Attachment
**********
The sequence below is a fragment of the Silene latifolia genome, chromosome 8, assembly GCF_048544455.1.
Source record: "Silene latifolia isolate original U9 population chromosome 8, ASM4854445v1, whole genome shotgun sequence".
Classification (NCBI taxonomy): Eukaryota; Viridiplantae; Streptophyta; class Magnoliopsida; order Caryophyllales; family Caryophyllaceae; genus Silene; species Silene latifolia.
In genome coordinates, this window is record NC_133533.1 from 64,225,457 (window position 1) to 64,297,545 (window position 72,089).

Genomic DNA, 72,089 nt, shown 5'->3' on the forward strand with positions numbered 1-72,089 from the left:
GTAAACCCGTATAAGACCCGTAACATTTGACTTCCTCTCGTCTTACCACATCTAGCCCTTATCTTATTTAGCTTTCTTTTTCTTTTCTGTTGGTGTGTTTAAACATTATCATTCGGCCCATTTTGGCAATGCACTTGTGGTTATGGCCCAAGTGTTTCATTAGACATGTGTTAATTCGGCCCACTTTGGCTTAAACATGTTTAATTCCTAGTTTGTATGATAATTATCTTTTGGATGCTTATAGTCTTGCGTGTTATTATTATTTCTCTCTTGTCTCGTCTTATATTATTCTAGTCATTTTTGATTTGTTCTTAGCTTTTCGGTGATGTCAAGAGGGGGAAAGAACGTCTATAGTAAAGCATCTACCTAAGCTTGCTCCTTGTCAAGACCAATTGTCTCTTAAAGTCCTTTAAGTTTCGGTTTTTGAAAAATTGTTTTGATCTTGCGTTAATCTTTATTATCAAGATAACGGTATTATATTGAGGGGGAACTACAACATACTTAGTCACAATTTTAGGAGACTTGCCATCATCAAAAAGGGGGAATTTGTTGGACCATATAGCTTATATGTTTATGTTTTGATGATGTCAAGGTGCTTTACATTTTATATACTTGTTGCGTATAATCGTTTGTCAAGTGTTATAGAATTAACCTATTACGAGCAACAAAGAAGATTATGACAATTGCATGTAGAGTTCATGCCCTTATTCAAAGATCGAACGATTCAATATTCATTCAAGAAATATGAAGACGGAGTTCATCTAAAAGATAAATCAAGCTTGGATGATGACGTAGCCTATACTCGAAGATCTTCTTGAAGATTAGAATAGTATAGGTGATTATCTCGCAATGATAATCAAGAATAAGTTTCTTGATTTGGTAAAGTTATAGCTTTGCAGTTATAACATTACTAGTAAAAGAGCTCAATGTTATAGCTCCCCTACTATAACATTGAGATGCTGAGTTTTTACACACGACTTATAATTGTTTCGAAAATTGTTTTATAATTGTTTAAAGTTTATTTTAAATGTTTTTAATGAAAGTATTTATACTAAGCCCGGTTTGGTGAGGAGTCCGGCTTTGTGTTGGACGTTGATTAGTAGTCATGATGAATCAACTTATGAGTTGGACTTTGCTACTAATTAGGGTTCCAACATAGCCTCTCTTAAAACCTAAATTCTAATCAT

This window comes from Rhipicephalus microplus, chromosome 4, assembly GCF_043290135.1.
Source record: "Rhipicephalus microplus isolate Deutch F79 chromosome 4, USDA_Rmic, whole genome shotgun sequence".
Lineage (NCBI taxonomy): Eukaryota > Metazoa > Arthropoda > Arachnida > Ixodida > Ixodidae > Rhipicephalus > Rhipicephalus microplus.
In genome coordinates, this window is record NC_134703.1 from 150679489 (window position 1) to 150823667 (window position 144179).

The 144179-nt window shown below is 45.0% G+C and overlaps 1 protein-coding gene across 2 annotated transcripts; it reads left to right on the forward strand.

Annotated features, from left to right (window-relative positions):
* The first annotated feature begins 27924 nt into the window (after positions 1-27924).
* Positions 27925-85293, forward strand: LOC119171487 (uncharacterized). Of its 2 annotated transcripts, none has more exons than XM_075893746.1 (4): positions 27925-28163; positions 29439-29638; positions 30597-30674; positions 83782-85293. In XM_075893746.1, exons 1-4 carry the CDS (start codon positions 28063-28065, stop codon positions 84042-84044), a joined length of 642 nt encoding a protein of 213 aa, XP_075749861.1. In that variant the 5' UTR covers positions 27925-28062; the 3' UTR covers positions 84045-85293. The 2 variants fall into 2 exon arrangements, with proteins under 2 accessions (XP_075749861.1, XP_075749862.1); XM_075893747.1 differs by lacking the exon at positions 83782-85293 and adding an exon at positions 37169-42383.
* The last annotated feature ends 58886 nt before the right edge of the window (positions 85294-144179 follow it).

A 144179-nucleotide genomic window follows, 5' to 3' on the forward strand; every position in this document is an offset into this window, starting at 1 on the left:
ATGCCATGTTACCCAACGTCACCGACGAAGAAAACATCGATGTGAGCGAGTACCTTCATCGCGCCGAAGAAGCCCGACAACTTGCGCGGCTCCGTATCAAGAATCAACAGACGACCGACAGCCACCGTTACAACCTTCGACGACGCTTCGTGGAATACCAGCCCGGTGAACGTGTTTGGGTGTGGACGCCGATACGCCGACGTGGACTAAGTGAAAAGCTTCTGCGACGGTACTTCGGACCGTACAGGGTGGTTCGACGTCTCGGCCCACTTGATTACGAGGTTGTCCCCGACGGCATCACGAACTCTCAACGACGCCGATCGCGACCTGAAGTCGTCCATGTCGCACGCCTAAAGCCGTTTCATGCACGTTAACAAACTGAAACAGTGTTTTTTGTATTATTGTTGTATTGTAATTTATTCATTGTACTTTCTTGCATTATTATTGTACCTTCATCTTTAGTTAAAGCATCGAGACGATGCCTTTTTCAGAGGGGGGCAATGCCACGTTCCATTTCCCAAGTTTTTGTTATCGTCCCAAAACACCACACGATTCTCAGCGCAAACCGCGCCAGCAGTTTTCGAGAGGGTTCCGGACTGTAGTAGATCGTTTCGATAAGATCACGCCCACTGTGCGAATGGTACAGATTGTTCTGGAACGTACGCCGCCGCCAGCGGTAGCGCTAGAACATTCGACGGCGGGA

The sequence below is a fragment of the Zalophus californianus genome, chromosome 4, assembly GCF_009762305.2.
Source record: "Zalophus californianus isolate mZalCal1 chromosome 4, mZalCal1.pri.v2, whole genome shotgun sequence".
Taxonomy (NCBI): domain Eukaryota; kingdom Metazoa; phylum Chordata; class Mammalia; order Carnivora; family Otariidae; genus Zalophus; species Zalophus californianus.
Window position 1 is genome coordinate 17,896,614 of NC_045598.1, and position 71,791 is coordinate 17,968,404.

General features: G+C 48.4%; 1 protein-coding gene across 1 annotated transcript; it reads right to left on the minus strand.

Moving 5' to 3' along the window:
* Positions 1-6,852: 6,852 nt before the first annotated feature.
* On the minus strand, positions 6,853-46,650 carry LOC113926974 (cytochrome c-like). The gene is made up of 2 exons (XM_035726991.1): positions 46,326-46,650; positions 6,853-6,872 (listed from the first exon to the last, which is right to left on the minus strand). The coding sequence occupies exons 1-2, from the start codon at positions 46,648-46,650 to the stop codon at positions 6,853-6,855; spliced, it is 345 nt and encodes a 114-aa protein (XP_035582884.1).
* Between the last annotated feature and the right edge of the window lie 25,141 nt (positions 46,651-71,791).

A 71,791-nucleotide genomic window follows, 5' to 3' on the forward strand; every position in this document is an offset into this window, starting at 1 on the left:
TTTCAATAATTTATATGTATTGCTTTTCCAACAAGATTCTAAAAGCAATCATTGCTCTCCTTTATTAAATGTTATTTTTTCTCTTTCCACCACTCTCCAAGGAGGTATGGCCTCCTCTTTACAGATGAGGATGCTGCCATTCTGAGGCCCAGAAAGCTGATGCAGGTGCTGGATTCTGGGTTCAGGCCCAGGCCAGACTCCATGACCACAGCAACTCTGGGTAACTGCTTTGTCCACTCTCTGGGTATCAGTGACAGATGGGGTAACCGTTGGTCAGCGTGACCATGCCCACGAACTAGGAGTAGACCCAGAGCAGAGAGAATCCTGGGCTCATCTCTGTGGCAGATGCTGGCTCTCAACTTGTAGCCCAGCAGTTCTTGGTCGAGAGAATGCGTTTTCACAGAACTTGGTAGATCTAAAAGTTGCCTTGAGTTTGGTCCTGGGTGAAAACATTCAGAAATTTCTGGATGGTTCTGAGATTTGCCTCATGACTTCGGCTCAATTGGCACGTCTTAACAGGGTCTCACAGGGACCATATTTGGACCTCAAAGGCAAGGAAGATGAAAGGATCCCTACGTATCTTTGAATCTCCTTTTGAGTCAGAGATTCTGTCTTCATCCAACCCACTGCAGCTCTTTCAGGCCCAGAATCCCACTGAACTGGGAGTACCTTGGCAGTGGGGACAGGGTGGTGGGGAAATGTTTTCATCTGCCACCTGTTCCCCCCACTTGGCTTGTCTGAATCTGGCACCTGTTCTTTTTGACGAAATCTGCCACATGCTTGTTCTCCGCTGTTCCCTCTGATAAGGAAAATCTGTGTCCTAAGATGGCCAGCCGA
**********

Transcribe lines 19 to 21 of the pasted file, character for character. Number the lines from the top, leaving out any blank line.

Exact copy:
Source record: "Zalophus californianus isolate mZalCal1 chromosome 4, mZalCal1.pri.v2, whole genome shotgun sequence".
Taxonomy (NCBI): domain Eukaryota; kingdom Metazoa; phylum Chordata; class Mammalia; order Carnivora; family Otariidae; genus Zalophus; species Zalophus californianus.
Window position 1 is genome coordinate 17,896,614 of NC_045598.1, and position 71,791 is coordinate 17,968,404.